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Scotland's First Minister Nicola Sturgeon Andrew Milligan/PA Wire/Press Association Images

Nicola Sturgeon on way to Brussels to defend Scotland's place in the EU

David Cameron will not attend a meeting of EU leaders as they discuss the Brexit fallout.

SCOTTISH FIRST MINISTER Nicola Sturgeon is travelling to Brussels today for talks to defend Scotland’s place in the European Union after a vote by Britain as a whole to leave the bloc.

Sturgeon said she was “utterly determined” to protect Scotland as she obtained a formal mandate for direct talks with the European Union institutions at an emergency session of the Scottish parliament.

“I will make an initial visit to Brussels to set out Scotland’s position and interests” to European Parliament leaders, Sturgeon said.

“Through all of this I am determined, utterly determined, to preserve Scotland’s relationship and place within the EU,” Sturgeon, head of the pro-independence Scottish National Party (SNP), said.

Britain as a whole voted by 52% to 48% to leave the EU but Scotland voted strongly for Britain to remain — by 62% to 38%.

However, European Council President Donald Tusk has refused a meeting with the first minister, according to a source in the group of EU leaders.

“Sturgeon requested a meeting with president Tusk, but Tusk thinks it’s not the appropriate moment,” the source said.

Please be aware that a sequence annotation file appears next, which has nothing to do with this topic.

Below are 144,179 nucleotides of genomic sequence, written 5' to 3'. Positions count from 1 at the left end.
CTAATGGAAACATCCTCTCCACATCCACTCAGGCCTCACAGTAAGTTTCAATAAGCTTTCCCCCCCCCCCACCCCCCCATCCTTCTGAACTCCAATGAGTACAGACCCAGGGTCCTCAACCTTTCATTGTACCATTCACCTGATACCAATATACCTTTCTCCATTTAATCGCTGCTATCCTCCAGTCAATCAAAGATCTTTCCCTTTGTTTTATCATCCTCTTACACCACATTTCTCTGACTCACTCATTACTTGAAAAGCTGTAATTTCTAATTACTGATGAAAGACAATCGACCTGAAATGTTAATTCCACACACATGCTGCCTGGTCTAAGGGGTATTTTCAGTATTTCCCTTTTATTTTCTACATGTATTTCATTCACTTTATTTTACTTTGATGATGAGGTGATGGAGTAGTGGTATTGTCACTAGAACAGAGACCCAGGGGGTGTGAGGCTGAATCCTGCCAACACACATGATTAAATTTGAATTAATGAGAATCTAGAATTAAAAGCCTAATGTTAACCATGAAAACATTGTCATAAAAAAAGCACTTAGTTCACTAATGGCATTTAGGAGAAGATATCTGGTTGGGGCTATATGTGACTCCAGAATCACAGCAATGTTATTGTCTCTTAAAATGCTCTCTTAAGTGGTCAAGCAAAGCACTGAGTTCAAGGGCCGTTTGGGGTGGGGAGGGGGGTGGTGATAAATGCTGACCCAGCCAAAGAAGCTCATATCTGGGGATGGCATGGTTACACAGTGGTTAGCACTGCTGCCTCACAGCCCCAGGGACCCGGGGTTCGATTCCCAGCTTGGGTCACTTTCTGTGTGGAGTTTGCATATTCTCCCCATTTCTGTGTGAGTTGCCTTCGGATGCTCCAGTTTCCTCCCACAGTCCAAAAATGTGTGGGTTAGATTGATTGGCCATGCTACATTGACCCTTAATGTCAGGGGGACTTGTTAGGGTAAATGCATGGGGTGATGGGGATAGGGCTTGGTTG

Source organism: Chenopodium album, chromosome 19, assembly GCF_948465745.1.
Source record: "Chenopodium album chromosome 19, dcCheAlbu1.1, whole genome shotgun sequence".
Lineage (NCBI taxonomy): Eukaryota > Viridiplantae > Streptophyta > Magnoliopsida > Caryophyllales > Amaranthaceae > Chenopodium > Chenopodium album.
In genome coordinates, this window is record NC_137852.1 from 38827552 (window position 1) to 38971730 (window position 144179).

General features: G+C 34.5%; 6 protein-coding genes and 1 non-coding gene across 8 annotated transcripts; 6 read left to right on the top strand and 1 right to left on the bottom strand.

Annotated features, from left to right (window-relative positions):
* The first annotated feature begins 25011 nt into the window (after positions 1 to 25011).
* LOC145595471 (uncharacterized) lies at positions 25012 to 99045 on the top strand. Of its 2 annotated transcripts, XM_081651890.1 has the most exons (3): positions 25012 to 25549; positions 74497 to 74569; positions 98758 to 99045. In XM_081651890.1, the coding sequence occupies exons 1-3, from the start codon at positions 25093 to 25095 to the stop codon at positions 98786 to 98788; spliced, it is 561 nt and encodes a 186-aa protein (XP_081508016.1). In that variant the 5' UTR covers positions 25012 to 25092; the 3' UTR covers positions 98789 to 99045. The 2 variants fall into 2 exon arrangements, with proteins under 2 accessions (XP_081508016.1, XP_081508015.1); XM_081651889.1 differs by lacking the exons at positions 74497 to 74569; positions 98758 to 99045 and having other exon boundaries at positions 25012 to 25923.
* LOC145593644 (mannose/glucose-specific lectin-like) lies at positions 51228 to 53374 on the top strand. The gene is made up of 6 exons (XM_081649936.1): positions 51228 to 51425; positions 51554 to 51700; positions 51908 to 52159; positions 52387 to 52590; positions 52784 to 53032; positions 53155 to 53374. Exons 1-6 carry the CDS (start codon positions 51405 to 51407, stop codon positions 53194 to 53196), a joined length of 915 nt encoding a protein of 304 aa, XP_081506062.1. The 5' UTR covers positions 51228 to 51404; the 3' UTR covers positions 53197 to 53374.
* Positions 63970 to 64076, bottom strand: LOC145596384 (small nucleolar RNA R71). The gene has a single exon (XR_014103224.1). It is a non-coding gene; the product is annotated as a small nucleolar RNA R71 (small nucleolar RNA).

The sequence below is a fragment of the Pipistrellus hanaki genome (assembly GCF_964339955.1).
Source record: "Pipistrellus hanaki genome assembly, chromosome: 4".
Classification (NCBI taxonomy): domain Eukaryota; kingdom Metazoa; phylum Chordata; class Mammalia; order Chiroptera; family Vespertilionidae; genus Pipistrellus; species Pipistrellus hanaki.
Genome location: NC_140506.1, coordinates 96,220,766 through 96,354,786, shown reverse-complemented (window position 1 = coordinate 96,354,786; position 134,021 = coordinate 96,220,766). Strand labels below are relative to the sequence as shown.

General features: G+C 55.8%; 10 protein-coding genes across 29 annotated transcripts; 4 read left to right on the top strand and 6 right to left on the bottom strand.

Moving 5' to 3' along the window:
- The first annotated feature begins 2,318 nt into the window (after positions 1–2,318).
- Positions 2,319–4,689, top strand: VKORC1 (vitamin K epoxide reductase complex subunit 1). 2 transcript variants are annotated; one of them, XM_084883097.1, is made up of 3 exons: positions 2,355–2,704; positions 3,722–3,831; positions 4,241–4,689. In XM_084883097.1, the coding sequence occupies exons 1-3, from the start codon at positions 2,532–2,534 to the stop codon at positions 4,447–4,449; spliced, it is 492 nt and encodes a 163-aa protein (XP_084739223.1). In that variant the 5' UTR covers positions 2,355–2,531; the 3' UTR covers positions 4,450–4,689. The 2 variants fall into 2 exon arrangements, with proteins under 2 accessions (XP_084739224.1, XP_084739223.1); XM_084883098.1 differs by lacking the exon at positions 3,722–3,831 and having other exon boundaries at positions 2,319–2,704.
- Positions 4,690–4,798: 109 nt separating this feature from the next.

Scottish independence 

Scotland is to draw up legislation for a new independence referendum to ensure it could be held during any negotiations for Britain to leave the EU, which would last a maximum of two years unless all EU member states agreed to extend them.

Outgoing Prime Minister David Cameron has ruled Sturgeon’s initiative out, saying Scots had already voted against independence in 2014, and the referendum would require the authority of the British parliament to go ahead.

“The last thing Scotland needs now is another divisive referendum,” his spokeswoman said earlier.

But Sturgeon stressed the circumstances had changed since 2014 and Scotland was in “uncharted territory” and that a new referendum was now “highly likely”.

Cameron will be excluded from a meeting of EU leaders in Brussels today as they discuss the Brexit fallout.

Standing ovation

Gibraltar, the rock outcrop on Spain’s southern tip that was ceded to Britain 300 years ago, also voted to remain within the EU and is seeking to stay in the bloc.

“Technical experts” from both Scotland and Gibraltar are to meet to review the possibility of both remaining in the EU, according to a statement from Gibraltar.

Sturgeon is due to meet European Parliament president Martin Schulz today, along with senior liberal MEP Guy Verhofstadt.

Scottish SNP member of the European Parliament Alyn Smith called on it to stand by Scotland in an impassioned speech yesterday in which he described himself as “proudly European”.

“Scotland did not let you down … Do not let Scotland down now,” Smith implored in a mix of French and English, bringing fellow MEPs to their feet in a standing ovation.

Experts have said one way in which Scotland could remain in the EU would be if it became independent and then applied to be a “successor state”, effectively inheriting Britain’s EU membership.

© AFP 2016

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